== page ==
There was a native breed of horse roaming North America when the Spanish arrived. A shorter, furrier and timid creature well adapted to its environment, and one that had appeared in legends since the dawn of human stories. Indigenous communities never saw these horses as a tool to be exploited, regarding them instead as powerful spirits, teachers, and guides. Settlers saw only a docile, useless pest causing havoc in the fields. The Ojibway Spirit Horse – also known as the Lac La Croix Pony – was hunted to the very point of extinction, and discarded from the history books. Today, thanks to the tireless efforts of an Anishinaabe artist, passionate horse lovers, a daring late-night rescue mission, and the ambitions of an Indigenous tourism pioneer, North America’s native equestrian wonder is finally galloping back into view.
“Every living thing has a spirit,” explains cultural ambassador Maggie Downer as she proudly shows me around Indigenous Experience’s 164-acre Mādahòkì Farm. Leading me to the horse enclosure, she explains how plants, land, people, and animals are all part of a circle, not a hierarchical pyramid. This way of life is baked into Mādahòkì, (which translates in Anishnaabe as ‘share the land’) creating a unique cultural, educational, event and reconciliation space that emerged from the ashes of the tourism company’s former location on Victoria Island. That cultural centre that was destroyed in a 2010 arson attack, was rebuilt and set ablaze again in another arson attack in 2014. In fall 2021, Mādahòkì Farm opened its gates on West Hunt Road not far from Ottawa’s city centre, expanding the vision of founder and Indigenous tourism pioneer Trina Mather-Simard. Trina found this land after she’d committed to bringing four Ojibway Spirit Horses to Ottawa, inspired by a CBC Radio interview with an Anishnaabe visual artist named Rhonda Snow.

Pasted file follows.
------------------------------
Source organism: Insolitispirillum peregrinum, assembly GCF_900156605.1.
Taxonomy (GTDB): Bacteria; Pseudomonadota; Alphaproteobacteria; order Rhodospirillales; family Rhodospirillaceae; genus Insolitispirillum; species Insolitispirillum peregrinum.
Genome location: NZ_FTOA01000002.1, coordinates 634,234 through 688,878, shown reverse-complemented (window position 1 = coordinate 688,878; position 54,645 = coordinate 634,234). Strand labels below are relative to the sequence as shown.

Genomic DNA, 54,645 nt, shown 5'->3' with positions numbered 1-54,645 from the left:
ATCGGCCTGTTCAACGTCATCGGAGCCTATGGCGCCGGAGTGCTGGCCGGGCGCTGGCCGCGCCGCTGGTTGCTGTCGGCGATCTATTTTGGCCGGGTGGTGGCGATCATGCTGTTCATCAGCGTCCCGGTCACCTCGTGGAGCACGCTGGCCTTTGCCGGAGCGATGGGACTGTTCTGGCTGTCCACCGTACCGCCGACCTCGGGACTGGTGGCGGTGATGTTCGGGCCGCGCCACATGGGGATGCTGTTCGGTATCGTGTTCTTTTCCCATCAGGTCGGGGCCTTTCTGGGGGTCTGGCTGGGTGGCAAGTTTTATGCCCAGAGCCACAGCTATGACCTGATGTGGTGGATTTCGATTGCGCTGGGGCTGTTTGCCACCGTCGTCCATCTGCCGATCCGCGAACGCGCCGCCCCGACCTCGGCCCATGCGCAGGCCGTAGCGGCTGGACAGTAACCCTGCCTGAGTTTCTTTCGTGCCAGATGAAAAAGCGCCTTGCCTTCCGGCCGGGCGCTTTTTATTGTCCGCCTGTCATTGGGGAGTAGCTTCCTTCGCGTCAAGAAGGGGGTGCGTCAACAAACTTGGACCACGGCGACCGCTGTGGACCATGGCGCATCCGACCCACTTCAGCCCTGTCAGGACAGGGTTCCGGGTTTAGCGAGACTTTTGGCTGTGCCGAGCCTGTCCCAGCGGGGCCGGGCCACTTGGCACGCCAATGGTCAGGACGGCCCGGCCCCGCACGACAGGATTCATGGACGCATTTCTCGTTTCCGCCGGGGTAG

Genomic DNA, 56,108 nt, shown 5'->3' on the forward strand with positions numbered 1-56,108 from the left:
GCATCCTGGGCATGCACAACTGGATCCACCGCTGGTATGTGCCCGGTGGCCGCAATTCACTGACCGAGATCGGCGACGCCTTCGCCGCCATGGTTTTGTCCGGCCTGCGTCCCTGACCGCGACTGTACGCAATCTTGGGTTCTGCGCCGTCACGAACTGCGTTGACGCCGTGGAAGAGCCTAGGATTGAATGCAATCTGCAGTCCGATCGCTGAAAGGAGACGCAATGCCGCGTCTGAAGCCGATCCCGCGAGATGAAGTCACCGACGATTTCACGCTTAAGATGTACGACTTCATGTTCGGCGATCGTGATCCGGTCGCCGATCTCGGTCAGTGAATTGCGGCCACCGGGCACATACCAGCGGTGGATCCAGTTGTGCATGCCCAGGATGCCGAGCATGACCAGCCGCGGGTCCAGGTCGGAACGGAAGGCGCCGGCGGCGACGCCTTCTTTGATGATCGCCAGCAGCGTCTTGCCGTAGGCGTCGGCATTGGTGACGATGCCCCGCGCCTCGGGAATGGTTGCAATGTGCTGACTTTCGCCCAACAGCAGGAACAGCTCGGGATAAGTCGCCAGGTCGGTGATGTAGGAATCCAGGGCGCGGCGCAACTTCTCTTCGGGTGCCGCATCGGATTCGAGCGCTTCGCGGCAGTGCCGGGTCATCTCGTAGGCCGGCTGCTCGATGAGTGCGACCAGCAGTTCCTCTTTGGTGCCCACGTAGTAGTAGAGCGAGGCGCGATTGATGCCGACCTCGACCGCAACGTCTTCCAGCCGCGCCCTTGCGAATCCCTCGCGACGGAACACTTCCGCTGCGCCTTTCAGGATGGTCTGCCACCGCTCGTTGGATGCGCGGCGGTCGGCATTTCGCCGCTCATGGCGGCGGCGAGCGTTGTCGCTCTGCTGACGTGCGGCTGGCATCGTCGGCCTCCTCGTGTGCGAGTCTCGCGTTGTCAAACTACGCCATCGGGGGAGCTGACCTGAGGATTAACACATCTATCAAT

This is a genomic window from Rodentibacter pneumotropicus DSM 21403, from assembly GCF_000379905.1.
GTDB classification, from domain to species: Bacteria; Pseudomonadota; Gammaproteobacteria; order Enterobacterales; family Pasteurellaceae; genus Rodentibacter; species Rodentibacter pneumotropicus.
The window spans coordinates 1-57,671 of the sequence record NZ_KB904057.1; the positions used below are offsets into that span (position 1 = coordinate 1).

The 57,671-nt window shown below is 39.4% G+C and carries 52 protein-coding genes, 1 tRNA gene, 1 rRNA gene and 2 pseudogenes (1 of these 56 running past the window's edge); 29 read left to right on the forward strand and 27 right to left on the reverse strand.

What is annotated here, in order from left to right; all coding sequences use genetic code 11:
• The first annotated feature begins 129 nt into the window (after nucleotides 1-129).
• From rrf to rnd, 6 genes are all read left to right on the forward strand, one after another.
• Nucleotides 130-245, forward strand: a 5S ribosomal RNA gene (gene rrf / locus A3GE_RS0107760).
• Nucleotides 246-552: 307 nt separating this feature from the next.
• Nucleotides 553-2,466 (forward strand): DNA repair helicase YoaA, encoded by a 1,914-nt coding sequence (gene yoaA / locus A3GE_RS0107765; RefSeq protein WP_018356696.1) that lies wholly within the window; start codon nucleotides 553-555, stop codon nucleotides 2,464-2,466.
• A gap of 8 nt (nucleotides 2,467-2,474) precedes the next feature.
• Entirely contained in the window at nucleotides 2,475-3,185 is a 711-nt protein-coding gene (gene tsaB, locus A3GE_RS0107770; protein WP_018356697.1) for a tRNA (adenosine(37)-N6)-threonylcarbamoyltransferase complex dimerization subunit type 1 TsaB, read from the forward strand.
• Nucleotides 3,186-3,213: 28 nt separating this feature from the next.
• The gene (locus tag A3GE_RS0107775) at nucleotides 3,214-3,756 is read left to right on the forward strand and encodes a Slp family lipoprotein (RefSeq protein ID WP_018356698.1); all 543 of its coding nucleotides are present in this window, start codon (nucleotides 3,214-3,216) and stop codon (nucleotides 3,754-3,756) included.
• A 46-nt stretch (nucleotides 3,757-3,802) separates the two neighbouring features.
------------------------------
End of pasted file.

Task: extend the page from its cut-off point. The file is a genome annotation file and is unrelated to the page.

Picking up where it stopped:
Growing up in Northwestern Ontario, Rhonda Snow had heard legends about the Ojibway Spirit Horses since she was eleven years old. Inspired to learn more, she travelled around the country – Turtle Island – gathering stories and tales from elders and communities. One legend recalls how three Ojibway horses successfully protected kids hiding in a schoolhouse from residential school agents. Another speaks of Métis fishermen partnering with the horses each winter to haul fish off frozen lakes, with the horses roaming free in the woods during summer months.
Settler’s treatment of Ojibway horses appeared to mirror the treatment of Canada’s Indigenous people in general. An Indian Affairs report referred to them as “worthless, useless little ponies we need to get rid of.” Despite their heritage as the continent’s only native horses – equipped with speed, strength and stamina – ranchers only saw a pest to eradicate. Ignoring their cultural significance as Indigenous companions and spiritual allies, the horses were hunted, shipped off to glue or dog food factories, and quietly destined for oblivion. In 1977, Canadian authorities ordered the destruction of the last four Ojibway horses in Canada. In a plot worthy of a Disney movie, a late-night clandestine rescue operation was able to smuggle these survivors to safety across the US border.